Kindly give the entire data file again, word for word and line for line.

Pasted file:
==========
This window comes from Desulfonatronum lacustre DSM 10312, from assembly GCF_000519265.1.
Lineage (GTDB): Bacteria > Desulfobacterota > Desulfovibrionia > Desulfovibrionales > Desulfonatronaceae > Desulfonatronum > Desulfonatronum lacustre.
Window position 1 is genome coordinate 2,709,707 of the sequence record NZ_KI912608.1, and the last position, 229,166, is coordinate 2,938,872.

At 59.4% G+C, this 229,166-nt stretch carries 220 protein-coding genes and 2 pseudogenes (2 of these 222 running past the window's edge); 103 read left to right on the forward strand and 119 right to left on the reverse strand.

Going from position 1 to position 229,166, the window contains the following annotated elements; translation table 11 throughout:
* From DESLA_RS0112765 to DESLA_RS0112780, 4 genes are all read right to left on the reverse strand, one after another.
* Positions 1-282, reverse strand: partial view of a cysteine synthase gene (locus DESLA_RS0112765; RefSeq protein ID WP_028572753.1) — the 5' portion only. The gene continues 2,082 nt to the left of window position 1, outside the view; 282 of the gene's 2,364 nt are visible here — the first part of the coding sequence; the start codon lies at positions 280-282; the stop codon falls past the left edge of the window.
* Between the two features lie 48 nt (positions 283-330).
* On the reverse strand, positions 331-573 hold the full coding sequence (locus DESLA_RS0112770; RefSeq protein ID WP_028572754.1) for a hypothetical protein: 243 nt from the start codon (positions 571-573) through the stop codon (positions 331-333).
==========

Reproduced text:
This window comes from Desulfonatronum lacustre DSM 10312, from assembly GCF_000519265.1.
Lineage (GTDB): Bacteria > Desulfobacterota > Desulfovibrionia > Desulfovibrionales > Desulfonatronaceae > Desulfonatronum > Desulfonatronum lacustre.
Window position 1 is genome coordinate 2,709,707 of the sequence record NZ_KI912608.1, and the last position, 229,166, is coordinate 2,938,872.

At 59.4% G+C, this 229,166-nt stretch carries 220 protein-coding genes and 2 pseudogenes (2 of these 222 running past the window's edge); 103 read left to right on the forward strand and 119 right to left on the reverse strand.

Going from position 1 to position 229,166, the window contains the following annotated elements; translation table 11 throughout:
* From DESLA_RS0112765 to DESLA_RS0112780, 4 genes are all read right to left on the reverse strand, one after another.
* Positions 1-282, reverse strand: partial view of a cysteine synthase gene (locus DESLA_RS0112765; RefSeq protein ID WP_028572753.1) — the 5' portion only. The gene continues 2,082 nt to the left of window position 1, outside the view; 282 of the gene's 2,364 nt are visible here — the first part of the coding sequence; the start codon lies at positions 280-282; the stop codon falls past the left edge of the window.
* Between the two features lie 48 nt (positions 283-330).
* On the reverse strand, positions 331-573 hold the full coding sequence (locus DESLA_RS0112770; RefSeq protein ID WP_028572754.1) for a hypothetical protein: 243 nt from the start codon (positions 571-573) through the stop codon (positions 331-333).